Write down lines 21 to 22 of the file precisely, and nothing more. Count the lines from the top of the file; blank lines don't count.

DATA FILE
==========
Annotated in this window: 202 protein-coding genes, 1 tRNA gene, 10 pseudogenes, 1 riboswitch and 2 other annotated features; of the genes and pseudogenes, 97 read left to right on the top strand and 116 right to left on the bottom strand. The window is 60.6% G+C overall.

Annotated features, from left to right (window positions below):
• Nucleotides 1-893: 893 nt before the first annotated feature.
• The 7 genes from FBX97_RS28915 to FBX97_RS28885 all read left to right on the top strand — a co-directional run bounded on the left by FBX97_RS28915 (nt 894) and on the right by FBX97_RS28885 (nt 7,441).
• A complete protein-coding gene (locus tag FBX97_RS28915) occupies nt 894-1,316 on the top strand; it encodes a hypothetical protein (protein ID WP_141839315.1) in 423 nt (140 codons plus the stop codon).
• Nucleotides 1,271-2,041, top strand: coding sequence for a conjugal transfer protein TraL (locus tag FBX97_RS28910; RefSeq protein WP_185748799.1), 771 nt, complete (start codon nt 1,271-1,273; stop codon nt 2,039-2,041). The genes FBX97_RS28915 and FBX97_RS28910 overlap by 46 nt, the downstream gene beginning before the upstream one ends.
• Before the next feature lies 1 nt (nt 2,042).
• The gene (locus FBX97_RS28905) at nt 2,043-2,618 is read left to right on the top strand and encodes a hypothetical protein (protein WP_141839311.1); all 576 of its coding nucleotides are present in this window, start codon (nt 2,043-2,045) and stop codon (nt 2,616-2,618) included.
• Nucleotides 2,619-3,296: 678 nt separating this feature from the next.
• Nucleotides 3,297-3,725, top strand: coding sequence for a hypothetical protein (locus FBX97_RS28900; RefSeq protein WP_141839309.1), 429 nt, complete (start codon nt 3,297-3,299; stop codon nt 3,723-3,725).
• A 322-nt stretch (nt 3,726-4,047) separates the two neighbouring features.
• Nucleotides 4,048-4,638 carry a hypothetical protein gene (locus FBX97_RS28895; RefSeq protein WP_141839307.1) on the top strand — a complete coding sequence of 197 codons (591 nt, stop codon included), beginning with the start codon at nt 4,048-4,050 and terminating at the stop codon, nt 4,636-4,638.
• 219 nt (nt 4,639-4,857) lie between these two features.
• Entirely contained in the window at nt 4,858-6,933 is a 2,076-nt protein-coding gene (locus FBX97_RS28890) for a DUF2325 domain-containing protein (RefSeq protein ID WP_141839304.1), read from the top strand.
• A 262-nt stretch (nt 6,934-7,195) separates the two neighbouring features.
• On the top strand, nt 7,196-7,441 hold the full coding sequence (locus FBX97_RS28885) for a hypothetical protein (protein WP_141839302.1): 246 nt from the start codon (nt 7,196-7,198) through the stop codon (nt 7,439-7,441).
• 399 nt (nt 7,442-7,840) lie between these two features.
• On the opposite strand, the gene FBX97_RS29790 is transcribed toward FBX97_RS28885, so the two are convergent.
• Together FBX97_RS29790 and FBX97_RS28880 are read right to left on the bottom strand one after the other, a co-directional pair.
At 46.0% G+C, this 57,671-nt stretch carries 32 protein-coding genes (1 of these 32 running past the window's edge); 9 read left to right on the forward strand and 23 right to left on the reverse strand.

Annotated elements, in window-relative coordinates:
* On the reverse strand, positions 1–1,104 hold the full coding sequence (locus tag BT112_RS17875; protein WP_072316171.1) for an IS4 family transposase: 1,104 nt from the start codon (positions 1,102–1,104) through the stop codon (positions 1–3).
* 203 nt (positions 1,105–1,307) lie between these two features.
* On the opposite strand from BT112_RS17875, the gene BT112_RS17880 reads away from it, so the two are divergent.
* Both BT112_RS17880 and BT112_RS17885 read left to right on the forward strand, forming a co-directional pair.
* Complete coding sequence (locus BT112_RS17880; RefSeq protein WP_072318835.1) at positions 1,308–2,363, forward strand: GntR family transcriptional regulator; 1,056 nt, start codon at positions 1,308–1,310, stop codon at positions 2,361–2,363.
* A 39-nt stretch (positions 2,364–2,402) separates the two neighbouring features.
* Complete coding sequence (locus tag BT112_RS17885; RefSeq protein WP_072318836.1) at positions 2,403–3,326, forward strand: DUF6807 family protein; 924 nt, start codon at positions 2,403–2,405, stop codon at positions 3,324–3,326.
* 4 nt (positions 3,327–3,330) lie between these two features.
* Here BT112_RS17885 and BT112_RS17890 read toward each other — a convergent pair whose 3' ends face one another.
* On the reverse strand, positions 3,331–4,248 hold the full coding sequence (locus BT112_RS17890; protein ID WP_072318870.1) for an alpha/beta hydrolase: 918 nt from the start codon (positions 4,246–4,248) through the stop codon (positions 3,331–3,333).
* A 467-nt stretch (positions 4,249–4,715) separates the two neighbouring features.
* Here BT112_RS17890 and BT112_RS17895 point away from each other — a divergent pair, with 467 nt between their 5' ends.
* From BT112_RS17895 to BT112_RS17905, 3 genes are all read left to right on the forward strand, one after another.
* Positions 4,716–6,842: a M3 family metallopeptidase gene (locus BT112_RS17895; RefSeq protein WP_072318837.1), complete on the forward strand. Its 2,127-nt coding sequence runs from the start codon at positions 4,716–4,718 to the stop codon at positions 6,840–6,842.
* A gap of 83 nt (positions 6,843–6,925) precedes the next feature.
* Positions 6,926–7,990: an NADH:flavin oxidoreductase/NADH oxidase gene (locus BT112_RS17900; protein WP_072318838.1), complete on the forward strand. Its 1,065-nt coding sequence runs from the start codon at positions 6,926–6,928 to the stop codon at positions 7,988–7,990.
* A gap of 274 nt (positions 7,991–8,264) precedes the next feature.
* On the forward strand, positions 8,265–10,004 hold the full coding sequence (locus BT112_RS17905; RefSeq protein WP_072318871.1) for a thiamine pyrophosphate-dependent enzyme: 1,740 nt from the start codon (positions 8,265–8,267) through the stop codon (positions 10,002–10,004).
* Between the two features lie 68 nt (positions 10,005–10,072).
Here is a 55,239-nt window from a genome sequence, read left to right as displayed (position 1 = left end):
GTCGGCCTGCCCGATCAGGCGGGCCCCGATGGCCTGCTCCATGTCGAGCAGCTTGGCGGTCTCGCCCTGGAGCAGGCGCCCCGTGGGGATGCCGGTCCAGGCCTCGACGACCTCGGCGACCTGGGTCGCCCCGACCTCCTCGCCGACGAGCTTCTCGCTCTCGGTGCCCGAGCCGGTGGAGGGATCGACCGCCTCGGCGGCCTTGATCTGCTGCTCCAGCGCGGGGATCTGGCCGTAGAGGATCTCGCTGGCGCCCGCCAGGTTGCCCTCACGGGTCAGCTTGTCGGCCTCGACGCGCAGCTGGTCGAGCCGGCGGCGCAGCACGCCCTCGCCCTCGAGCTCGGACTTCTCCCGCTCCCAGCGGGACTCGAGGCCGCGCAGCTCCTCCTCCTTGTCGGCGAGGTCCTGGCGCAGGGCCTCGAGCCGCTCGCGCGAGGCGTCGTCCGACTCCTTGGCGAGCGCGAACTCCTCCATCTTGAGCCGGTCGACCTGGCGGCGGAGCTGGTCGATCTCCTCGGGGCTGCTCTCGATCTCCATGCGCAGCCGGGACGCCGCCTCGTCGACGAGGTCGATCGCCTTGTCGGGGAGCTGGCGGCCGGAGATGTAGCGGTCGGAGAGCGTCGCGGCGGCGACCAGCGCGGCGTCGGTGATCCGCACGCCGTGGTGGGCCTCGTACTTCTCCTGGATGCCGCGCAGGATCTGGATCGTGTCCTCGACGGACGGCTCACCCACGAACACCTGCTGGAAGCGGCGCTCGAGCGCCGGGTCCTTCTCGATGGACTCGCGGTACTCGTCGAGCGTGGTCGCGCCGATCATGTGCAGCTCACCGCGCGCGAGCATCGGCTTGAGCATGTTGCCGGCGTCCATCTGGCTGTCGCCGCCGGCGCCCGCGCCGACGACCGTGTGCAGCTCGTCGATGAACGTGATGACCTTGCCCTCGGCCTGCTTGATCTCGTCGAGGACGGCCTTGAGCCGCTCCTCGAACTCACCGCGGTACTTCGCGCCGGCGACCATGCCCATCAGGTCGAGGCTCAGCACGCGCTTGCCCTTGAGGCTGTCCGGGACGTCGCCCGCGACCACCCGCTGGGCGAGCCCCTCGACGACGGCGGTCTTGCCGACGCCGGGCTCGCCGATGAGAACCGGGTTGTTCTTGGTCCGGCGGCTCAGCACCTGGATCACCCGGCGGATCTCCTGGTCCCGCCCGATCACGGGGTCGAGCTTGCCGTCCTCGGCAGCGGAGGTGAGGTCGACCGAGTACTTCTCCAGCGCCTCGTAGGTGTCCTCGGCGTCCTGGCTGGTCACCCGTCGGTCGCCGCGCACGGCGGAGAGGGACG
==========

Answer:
Annotated elements, in window-relative coordinates:
* On the reverse strand, positions 1–1,104 hold the full coding sequence (locus tag BT112_RS17875; protein WP_072316171.1) for an IS4 family transposase: 1,104 nt from the start codon (positions 1,102–1,104) through the stop codon (positions 1–3).